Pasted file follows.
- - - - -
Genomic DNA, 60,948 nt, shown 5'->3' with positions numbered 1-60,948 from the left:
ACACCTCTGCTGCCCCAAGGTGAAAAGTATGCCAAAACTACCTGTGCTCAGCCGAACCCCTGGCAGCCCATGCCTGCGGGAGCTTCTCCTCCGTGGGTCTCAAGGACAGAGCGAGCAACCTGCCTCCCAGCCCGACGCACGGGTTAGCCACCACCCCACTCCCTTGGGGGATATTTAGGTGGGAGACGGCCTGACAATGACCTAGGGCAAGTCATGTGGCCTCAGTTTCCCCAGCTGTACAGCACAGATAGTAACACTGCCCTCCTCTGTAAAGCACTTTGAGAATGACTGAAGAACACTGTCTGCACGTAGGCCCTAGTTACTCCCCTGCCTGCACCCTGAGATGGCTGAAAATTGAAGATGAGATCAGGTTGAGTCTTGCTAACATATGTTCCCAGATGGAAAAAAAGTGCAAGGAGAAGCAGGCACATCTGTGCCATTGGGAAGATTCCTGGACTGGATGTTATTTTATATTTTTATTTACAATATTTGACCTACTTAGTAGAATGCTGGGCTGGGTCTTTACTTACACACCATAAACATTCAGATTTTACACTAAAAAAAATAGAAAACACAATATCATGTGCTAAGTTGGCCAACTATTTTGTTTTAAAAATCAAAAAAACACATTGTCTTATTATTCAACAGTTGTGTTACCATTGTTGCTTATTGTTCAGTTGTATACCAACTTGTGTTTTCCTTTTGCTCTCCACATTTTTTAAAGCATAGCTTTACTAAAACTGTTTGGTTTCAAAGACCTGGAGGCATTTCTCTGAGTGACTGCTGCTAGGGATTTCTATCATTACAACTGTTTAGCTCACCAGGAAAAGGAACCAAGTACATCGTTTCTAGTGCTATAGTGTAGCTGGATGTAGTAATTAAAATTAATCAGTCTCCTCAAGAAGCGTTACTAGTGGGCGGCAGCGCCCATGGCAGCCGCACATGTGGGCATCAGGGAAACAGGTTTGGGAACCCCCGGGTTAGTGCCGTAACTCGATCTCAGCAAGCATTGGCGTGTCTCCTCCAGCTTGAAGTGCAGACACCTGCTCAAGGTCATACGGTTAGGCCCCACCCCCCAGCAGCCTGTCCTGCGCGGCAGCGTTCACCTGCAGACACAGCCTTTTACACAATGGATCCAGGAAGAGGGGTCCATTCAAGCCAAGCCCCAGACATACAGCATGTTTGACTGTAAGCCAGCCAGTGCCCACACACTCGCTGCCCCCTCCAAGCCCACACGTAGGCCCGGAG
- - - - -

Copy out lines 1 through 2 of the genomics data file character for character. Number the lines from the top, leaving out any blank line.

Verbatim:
Genomic DNA, 60,948 nt, shown 5'->3' with positions numbered 1-60,948 from the left:
ACACCTCTGCTGCCCCAAGGTGAAAAGTATGCCAAAACTACCTGTGCTCAGCCGAACCCCTGGCAGCCCATGCCTGCGGGAGCTTCTCCTCCGTGGGTCTCAAGGACAGAGCGAGCAACCTGCCTCCCAGCCCGACGCACGGGTTAGCCACCACCCCACTCCCTTGGGGGATATTTAGGTGGGAGACGGCCTGACAATGACCTAGGGCAAGTCATGTGGCCTCAGTTTCCCCAGCTGTACAGCACAGATAGTAACACTGCCCTCCTCTGTAAAGCACTTTGAGAATGACTGAAGAACACTGTCTGCACGTAGGCCCTAGTTACTCCCCTGCCTGCACCCTGAGATGGCTGAAAATTGAAGATGAGATCAGGTTGAGTCTTGCTAACATATGTTCCCAGATGGAAAAAAAGTGCAAGGAGAAGCAGGCACATCTGTGCCATTGGGAAGATTCCTGGACTGGATGTTATTTTATATTTTTATTTACAATATTTGACCTACTTAGTAGAATGCTGGGCTGGGTCTTTACTTACACACCATAAACATTCAGATTTTACACTAAAAAAAATAGAAAACACAATATCATGTGCTAAGTTGGCCAACTATTTTGTTTTAAAAATCAAAAAAACACATTGTCTTATTATTCAACAGTTGTGTTACCATTGTTGCTTATTGTTCAGTTGTATACCAACTTGTGTTTTCCTTTTGCTCTCCACATTTTTTAAAGCATAGCTTTACTAAAACTGTTTGGTTTCAAAGACCTGGAGGCATTTCTCTGAGTGACTGCTGCTAGGGATTTCTATCATTACAACTGTTTAGCTCACCAGGAAAAGGAACCAAGTACATCGTTTCTAGTGCTATAGTGTAGCTGGATGTAGTAATTAAAATTAATCAGTCTCCTCAAGAAGCGTTACTAGTGGGCGGCAGCGCCCATGGCAGCCGCACATGTGGGCATCAGGGAAACAGGTTTGGGAACCCCCGGGTTAGTGCCGTAACTCGATCTCAGCAAGCATTGGCGTGTCTCCTCCAGCTTGAAGTGCAGACACCTGCTCAAGGTCATACGGTTAGGCCCCACCCCCCAGCAGCCTGTCCTGCGCGGCAGCGTTCACCTGCAGACACAGCCTTTTACACAATGGATCCAGGAAGAGGGGTCCATTCAAGCCAAGCCCCAGACATACAGCATGTTTGACTGTAAGCCAGCCAGTGCCCACACACTCGCTGCCCCCTCCAAGCCCACACGTAGGCCCGGAG